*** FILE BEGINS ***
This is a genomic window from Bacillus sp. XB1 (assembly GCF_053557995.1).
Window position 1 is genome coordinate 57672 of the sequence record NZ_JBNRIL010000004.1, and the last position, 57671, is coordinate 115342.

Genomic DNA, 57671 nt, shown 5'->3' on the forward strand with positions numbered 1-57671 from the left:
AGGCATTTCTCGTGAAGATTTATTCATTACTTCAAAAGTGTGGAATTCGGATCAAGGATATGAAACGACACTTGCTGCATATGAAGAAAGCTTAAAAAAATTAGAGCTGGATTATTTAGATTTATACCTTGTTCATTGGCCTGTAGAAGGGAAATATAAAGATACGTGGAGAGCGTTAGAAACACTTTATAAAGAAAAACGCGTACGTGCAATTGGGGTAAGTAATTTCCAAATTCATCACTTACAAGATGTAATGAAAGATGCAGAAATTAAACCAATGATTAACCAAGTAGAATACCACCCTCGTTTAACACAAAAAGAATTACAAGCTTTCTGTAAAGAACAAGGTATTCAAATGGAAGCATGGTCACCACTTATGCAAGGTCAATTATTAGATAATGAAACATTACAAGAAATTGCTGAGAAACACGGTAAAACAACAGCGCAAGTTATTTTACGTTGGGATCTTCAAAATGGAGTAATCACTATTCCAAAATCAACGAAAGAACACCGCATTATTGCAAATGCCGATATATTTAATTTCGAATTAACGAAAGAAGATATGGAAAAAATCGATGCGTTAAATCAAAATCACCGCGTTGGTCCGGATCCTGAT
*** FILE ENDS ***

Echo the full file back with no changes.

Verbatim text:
This is a genomic window from Bacillus sp. XB1 (assembly GCF_053557995.1).
Window position 1 is genome coordinate 57672 of the sequence record NZ_JBNRIL010000004.1, and the last position, 57671, is coordinate 115342.

Genomic DNA, 57671 nt, shown 5'->3' on the forward strand with positions numbered 1-57671 from the left:
AGGCATTTCTCGTGAAGATTTATTCATTACTTCAAAAGTGTGGAATTCGGATCAAGGATATGAAACGACACTTGCTGCATATGAAGAAAGCTTAAAAAAATTAGAGCTGGATTATTTAGATTTATACCTTGTTCATTGGCCTGTAGAAGGGAAATATAAAGATACGTGGAGAGCGTTAGAAACACTTTATAAAGAAAAACGCGTACGTGCAATTGGGGTAAGTAATTTCCAAATTCATCACTTACAAGATGTAATGAAAGATGCAGAAATTAAACCAATGATTAACCAAGTAGAATACCACCCTCGTTTAACACAAAAAGAATTACAAGCTTTCTGTAAAGAACAAGGTATTCAAATGGAAGCATGGTCACCACTTATGCAAGGTCAATTATTAGATAATGAAACATTACAAGAAATTGCTGAGAAACACGGTAAAACAACAGCGCAAGTTATTTTACGTTGGGATCTTCAAAATGGAGTAATCACTATTCCAAAATCAACGAAAGAACACCGCATTATTGCAAATGCCGATATATTTAATTTCGAATTAACGAAAGAAGATATGGAAAAAATCGATGCGTTAAATCAAAATCACCGCGTTGGTCCGGATCCTGAT